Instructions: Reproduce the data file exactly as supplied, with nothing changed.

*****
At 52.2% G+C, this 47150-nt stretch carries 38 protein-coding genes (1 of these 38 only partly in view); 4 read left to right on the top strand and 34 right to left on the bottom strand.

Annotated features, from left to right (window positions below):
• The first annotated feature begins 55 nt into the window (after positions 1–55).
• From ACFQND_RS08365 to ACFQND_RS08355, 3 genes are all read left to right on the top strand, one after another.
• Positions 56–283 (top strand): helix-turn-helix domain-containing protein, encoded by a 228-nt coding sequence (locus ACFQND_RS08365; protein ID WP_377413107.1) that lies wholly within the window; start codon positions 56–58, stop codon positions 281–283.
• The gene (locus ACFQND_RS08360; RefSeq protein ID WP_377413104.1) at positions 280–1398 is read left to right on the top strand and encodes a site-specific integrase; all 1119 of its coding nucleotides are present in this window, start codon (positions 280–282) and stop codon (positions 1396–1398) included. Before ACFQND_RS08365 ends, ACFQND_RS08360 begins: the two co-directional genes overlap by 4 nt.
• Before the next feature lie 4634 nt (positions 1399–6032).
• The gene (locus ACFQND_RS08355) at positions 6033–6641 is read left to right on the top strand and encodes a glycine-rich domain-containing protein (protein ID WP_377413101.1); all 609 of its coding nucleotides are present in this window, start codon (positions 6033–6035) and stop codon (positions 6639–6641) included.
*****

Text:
At 52.2% G+C, this 47150-nt stretch carries 38 protein-coding genes (1 of these 38 only partly in view); 4 read left to right on the top strand and 34 right to left on the bottom strand.

Annotated features, from left to right (window positions below):
• The first annotated feature begins 55 nt into the window (after positions 1–55).
• From ACFQND_RS08365 to ACFQND_RS08355, 3 genes are all read left to right on the top strand, one after another.
• Positions 56–283 (top strand): helix-turn-helix domain-containing protein, encoded by a 228-nt coding sequence (locus ACFQND_RS08365; protein ID WP_377413107.1) that lies wholly within the window; start codon positions 56–58, stop codon positions 281–283.
• The gene (locus ACFQND_RS08360; RefSeq protein ID WP_377413104.1) at positions 280–1398 is read left to right on the top strand and encodes a site-specific integrase; all 1119 of its coding nucleotides are present in this window, start codon (positions 280–282) and stop codon (positions 1396–1398) included. Before ACFQND_RS08365 ends, ACFQND_RS08360 begins: the two co-directional genes overlap by 4 nt.
• Before the next feature lie 4634 nt (positions 1399–6032).
• The gene (locus ACFQND_RS08355) at positions 6033–6641 is read left to right on the top strand and encodes a glycine-rich domain-containing protein (protein ID WP_377413101.1); all 609 of its coding nucleotides are present in this window, start codon (positions 6033–6035) and stop codon (positions 6639–6641) included.